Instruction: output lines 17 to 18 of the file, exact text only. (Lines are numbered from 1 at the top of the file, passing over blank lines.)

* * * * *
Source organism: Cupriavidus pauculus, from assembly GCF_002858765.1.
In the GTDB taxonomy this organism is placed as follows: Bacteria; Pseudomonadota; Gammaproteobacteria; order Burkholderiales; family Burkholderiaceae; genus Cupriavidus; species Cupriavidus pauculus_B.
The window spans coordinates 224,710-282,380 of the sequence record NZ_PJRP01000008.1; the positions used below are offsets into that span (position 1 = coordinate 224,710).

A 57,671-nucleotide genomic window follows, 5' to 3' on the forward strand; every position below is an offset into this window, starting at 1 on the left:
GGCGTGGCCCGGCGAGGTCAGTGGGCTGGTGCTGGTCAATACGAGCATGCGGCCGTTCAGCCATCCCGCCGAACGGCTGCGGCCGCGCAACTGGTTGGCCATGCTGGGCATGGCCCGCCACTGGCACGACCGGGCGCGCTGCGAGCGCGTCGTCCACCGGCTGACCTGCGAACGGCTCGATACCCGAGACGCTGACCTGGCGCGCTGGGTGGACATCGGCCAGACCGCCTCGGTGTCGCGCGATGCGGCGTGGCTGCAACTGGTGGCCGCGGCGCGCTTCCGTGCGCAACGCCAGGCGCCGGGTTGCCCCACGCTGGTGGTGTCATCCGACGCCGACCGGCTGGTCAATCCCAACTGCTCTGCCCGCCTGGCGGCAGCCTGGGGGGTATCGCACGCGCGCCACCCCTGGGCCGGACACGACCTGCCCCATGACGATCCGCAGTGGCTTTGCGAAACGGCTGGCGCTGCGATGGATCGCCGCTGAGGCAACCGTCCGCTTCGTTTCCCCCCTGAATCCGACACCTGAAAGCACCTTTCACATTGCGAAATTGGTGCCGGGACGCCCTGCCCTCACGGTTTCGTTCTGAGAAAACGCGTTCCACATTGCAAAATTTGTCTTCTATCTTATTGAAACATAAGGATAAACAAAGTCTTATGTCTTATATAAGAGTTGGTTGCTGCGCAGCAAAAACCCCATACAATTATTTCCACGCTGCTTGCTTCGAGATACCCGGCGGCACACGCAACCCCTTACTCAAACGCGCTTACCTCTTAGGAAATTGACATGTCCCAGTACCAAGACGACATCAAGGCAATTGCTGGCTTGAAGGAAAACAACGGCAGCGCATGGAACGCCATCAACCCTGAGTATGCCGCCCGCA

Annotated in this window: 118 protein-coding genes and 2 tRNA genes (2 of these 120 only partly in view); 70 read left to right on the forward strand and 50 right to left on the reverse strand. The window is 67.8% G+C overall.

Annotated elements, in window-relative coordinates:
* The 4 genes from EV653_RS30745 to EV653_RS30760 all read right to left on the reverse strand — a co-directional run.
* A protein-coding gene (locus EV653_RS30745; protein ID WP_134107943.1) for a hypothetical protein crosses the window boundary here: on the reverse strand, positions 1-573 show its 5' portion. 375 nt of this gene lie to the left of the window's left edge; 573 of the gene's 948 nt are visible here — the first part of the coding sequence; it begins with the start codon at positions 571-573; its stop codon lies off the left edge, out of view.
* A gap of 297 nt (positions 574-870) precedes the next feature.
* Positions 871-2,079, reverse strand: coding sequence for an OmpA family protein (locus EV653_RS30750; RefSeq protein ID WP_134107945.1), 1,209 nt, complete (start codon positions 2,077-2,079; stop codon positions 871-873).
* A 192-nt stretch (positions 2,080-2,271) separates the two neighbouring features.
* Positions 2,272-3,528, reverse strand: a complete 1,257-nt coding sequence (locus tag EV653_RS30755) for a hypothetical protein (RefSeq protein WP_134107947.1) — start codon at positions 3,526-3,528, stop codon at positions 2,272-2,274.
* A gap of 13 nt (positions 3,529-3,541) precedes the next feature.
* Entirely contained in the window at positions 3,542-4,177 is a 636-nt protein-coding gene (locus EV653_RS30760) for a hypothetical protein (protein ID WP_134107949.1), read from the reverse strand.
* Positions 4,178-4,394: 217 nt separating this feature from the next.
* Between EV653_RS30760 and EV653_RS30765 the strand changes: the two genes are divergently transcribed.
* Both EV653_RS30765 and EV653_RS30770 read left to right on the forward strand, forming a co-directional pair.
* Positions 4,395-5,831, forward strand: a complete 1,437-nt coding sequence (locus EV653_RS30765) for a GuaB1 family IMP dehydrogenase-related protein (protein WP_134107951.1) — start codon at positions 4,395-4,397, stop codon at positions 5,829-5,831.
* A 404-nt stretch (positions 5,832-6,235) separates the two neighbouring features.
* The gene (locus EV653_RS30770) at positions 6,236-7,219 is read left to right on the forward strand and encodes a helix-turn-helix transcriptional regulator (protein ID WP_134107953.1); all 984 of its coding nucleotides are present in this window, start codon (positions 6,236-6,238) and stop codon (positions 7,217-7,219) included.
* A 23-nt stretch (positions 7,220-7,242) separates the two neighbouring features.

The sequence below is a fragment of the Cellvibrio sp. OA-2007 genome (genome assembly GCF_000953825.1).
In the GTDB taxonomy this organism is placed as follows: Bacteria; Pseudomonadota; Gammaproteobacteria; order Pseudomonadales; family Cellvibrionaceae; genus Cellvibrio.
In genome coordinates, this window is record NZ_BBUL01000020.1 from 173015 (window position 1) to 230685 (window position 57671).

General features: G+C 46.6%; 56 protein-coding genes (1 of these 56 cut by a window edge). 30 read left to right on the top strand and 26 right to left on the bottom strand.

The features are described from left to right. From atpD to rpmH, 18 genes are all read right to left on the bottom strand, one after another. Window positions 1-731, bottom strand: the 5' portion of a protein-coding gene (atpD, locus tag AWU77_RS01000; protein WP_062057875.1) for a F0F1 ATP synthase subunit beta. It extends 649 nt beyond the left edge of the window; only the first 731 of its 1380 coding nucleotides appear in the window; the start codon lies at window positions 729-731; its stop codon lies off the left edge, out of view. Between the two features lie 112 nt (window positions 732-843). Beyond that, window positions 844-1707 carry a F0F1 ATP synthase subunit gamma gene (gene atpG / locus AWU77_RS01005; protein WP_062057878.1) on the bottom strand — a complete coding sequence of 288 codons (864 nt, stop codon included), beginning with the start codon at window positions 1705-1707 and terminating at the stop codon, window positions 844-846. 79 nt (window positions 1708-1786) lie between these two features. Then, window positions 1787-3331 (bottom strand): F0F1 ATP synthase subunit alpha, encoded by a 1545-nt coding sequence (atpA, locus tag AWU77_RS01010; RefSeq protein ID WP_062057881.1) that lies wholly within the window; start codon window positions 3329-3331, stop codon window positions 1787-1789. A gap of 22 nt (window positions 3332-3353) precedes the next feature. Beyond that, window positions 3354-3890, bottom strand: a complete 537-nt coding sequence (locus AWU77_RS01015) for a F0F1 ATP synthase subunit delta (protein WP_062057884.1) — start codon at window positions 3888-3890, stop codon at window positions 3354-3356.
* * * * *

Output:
* Between EV653_RS30760 and EV653_RS30765 the strand changes: the two genes are divergently transcribed.
* Both EV653_RS30765 and EV653_RS30770 read left to right on the forward strand, forming a co-directional pair.